Trump Era May Become the 'Once-Great Society'

Much of what the new administration wants to change was built by Lyndon B. Johnson.
February 2017
Donald F. Kettl
By Donald F. Kettl  |  Columnist
Sid Richardson Professor at the LBJ School of Public Affairs at the University of Texas at Austin

The next time you drive by a nursing home, you might want to take a look inside. You’ll be staring at the front line in an emerging battle over the future of Lyndon B. Johnson’s Great Society.

If it’s a typical nursing home, Medicaid covers the expenses of half the residents. Those average $91,000 per year, because these residents need long-term care and don’t have enough assets of their own anymore to pay for it. Long-term care accounts for one out of every four Medicaid dollars. As the Trump administration pursues the Republicans’ long-sought goal of turning the program into a block grant to the states, it’s where the toughest decisions lie.

Republican governors, who now number 33, have increasingly bridled against the program’s rising costs and requirements. In most states, Medicaid is the largest and fastest-growing slice of the budget. Republican governors think they can better hold the line on costs if they have more control over the program.

Despite the lure of the strategy, how-ever, there are huge long-term risks for the states. In 2050, the American population over 65 will be twice what it is now -- and the number of seniors over 85 will triple. The costs of caring for an aging population will soar. Moreover, since most baby boomers haven’t saved enough for retirement (which will last longer, thanks to better health care), many of them are likely to need Medicaid for long-term coverage.

Moving to block grants will make it much easier for the feds to cap their share of the costs. And that will push the program’s spiraling expenses onto state budgets, which are already strained. It might seem attractive to governors now to take the block grant deal, rein in short-term costs and break free of federal rules. But the long-term prospects for the states under block grants are ominous.

That is, unless we completely rethink the promises of the Great Society. In fact, such rethinking is at the core of the Republican agenda. A reexamination is surely overdue -- long-term entitlement costs are breaking the back of federal and state budgets, and no one really likes the growing collection of rules and mandates. But the debate could lead to a slide away from the Johnson legacy, toward what might be called a “Once-Great Society.”

Do we want to shift more of the financial burden to the states? And are we prepared to accept big variations among the states in how they treat the needs of the poor and elderly?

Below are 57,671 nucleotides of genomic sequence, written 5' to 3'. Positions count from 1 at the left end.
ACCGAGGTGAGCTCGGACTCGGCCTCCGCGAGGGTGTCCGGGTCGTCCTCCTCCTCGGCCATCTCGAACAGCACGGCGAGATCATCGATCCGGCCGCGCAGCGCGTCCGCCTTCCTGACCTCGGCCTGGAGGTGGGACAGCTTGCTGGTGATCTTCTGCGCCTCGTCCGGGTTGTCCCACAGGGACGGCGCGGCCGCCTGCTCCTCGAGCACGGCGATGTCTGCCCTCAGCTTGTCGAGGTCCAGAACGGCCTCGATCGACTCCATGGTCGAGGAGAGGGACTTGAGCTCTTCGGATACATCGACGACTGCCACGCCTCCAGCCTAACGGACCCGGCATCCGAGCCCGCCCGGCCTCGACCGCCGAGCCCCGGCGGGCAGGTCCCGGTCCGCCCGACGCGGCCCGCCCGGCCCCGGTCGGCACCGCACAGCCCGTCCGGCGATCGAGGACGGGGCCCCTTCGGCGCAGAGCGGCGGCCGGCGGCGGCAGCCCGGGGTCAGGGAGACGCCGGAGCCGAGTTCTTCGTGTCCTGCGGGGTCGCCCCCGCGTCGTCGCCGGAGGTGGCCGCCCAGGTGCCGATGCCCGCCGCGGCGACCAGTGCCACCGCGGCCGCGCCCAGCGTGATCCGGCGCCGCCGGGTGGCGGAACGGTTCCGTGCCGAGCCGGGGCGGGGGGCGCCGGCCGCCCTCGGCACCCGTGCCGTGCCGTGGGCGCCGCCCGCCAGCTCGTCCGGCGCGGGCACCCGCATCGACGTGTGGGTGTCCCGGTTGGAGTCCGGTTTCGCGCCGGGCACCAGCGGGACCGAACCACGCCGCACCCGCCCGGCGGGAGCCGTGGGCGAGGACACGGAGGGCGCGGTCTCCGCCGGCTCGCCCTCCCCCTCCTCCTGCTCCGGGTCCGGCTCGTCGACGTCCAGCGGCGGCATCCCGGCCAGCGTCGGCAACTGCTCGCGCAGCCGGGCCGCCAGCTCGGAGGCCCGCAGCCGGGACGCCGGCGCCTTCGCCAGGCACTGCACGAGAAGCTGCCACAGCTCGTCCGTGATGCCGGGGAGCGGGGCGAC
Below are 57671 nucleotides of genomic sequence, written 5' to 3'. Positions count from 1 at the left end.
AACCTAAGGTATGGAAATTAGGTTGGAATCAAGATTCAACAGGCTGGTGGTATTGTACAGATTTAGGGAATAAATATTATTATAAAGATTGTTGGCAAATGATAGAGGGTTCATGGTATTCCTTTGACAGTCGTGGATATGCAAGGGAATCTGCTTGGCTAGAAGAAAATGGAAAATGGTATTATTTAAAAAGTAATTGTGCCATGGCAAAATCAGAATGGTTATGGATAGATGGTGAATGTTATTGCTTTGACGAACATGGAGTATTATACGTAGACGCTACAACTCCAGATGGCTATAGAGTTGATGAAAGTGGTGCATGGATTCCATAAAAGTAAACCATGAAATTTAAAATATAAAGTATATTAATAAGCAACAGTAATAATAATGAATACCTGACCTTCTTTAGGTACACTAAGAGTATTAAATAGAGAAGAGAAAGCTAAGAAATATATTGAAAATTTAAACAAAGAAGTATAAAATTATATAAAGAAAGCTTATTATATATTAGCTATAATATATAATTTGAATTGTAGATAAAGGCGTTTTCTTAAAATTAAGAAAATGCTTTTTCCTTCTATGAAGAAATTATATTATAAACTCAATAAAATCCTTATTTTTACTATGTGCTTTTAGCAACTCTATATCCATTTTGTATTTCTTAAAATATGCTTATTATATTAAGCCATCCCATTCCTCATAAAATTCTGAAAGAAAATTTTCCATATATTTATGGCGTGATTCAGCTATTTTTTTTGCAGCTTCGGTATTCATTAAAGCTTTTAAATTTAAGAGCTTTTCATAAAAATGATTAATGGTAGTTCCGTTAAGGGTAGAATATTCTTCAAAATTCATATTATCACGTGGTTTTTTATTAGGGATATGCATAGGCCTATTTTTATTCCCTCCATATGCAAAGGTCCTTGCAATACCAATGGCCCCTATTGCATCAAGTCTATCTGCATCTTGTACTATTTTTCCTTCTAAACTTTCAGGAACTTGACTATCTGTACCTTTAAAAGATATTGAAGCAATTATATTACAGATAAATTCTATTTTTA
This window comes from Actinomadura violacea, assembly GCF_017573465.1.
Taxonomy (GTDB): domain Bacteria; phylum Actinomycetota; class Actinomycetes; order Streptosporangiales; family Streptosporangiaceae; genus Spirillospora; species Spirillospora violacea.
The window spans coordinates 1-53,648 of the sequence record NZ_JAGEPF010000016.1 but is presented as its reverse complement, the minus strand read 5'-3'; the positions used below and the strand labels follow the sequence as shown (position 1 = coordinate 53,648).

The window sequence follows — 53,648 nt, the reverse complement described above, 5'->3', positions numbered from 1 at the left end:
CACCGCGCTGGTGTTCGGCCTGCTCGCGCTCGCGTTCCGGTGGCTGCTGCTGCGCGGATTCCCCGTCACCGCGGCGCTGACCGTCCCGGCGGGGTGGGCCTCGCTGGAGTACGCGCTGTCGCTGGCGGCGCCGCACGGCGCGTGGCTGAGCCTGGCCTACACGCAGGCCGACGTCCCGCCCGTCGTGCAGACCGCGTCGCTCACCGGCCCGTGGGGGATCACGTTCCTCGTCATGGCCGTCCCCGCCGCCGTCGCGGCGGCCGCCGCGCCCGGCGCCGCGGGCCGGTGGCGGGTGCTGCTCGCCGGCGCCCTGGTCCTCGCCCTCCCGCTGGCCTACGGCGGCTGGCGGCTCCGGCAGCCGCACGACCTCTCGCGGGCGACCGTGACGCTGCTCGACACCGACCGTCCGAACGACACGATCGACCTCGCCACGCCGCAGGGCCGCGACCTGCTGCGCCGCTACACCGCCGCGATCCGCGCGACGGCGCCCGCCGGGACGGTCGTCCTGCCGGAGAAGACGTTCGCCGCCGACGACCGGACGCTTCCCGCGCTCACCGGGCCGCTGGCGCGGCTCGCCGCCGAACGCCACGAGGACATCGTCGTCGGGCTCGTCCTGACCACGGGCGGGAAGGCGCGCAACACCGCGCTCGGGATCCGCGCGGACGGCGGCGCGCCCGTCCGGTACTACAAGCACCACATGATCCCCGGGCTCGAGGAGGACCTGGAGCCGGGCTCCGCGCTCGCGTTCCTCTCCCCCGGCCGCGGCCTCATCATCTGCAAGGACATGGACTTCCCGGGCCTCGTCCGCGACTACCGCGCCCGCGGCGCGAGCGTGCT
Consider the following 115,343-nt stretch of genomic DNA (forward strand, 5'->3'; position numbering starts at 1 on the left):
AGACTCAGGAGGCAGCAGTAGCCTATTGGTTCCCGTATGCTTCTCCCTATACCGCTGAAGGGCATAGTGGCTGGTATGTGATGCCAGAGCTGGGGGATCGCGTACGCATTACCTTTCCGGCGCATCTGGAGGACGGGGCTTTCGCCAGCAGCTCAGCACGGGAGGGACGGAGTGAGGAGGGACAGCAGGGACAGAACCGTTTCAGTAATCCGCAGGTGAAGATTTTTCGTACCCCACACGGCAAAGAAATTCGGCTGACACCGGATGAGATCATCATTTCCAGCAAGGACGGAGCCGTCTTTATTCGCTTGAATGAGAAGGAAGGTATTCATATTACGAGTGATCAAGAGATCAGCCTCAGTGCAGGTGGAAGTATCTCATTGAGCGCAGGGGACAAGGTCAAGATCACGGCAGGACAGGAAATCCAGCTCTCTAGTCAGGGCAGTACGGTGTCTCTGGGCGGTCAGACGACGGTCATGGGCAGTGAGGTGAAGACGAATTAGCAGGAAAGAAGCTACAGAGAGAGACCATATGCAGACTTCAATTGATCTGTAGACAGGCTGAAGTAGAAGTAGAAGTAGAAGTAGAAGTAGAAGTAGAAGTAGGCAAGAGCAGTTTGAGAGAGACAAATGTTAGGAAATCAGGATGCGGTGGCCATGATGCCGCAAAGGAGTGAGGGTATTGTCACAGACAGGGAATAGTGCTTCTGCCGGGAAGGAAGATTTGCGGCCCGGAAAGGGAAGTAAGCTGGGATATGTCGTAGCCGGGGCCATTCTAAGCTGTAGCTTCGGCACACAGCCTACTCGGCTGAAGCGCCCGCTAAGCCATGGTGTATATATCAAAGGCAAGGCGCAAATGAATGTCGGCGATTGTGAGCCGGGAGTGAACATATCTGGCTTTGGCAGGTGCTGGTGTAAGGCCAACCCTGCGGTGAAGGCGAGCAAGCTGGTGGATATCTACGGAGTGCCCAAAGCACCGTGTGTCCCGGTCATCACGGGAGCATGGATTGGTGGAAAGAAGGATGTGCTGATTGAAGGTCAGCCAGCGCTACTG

At the same time, big questions will be coming up in debates over infrastructure. The feds once provided large direct grants to states and cities to deal with their infrastructure needs. The Trump administration plans to tackle these needs not with traditional on-budget grants but through off-budget tax breaks to support public-private partnerships. Are we capable of managing such big programs through such complex tools -- and ready for the prospect that it will be easier to raise private money to expand big airports than to attract investors to rebuild aging water systems in poor communities like Flint, Mich.?

The core issues are in play on other Great Society programs as well. The feds have backed away from discretionary federal grants for model cities. We’ve moved from a national campaign for voting rights to debates over locally rigged elections. And the frontier of civil rights is now police behavior, over which the feds have limited leverage.

So the front door of the nursing home is the opening to much more than a debate about the future of health care. It’s the entrance to a sweeping conversation about the legacy of LBJ’s governmental edifice -- which of its promises to keep, which of its strategies to change, how much inequality among the states to accept, and how the fundamental balance of power between the states and the feds might change. It’s as fundamental a debate as we’ve had in 60 years.

The Great Society programs are on borrowed time, at least as originally conceived and currently executed. The consensus among analysts of all stripes is that the entitlement programs are unsustainable. We need a new generation of approaches to deal with income inequality and break away from the stagnant wages and lack of opportunity that have trapped the middle class in the past few decades.

It’s unlikely that Americans will really want or accept a wholesale dismantling of the Great Society. It’s hard to imagine walking away from aging boomers who need long-term care -- but equally hard to imagine how millennials will be able to pay for it, given Medicaid’s current trajectory. We want much of what we have, but can’t afford it. We don’t yet know how to build programs that we can afford.

And that’s the central dilemma facing the Trump administration on the domestic front: a reset of the Great Society, finding the uneasy balance between programs we aren’t prepared to abandon and a budding ideology trying to redefine society’s promise. “Making America Great Again” will collide with the Great Society, and one of the first collisions will be inside the doors of those nursing homes.